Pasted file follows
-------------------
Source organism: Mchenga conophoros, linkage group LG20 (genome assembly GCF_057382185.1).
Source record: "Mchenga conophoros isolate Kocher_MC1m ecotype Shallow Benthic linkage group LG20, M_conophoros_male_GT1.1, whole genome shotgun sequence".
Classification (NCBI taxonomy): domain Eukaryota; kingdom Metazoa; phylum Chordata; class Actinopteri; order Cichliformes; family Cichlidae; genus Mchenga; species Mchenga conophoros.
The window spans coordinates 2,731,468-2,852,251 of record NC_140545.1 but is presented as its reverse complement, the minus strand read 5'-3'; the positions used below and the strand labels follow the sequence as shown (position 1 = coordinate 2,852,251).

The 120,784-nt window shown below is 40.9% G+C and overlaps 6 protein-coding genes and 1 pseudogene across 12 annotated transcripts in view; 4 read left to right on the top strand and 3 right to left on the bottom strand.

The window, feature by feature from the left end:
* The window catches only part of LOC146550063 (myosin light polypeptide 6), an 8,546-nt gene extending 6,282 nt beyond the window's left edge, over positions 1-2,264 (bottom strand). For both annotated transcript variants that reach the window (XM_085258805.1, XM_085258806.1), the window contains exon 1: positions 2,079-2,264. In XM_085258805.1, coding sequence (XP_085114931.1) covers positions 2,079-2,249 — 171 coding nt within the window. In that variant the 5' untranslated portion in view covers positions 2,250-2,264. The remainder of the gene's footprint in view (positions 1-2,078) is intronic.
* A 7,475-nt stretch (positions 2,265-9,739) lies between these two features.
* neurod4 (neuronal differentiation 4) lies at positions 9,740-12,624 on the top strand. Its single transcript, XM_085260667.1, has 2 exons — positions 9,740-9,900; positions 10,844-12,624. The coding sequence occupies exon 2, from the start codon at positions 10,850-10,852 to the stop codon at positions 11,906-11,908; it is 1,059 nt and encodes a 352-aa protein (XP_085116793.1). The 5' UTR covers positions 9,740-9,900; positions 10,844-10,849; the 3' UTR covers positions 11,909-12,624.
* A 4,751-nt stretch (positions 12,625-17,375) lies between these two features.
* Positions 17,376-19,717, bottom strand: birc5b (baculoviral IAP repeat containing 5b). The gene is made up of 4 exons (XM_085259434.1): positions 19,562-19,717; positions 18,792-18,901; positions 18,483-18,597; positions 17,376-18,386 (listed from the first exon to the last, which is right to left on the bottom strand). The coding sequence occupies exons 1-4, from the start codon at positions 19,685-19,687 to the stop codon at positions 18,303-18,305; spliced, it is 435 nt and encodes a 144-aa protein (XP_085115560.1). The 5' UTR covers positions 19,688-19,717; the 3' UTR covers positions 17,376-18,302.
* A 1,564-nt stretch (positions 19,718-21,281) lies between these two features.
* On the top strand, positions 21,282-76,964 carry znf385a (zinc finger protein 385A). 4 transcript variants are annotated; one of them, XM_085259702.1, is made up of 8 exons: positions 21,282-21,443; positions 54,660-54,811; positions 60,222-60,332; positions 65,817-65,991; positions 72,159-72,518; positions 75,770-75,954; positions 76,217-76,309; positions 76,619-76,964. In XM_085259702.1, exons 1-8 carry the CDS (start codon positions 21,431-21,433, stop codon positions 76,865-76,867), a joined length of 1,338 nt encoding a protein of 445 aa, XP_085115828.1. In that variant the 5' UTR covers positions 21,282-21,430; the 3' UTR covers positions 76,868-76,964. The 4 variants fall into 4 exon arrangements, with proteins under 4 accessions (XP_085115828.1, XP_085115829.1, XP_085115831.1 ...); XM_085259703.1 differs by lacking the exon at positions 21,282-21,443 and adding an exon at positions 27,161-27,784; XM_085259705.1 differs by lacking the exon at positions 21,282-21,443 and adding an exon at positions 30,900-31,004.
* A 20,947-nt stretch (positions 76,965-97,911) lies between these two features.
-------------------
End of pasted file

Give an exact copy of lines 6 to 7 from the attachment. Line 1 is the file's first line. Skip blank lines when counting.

The window, feature by feature from the left end:
* The window catches only part of LOC146550063 (myosin light polypeptide 6), an 8,546-nt gene extending 6,282 nt beyond the window's left edge, over positions 1-2,264 (bottom strand). For both annotated transcript variants that reach the window (XM_085258805.1, XM_085258806.1), the window contains exon 1: positions 2,079-2,264. In XM_085258805.1, coding sequence (XP_085114931.1) covers positions 2,079-2,249 — 171 coding nt within the window. In that variant the 5' untranslated portion in view covers positions 2,250-2,264. The remainder of the gene's footprint in view (positions 1-2,078) is intronic.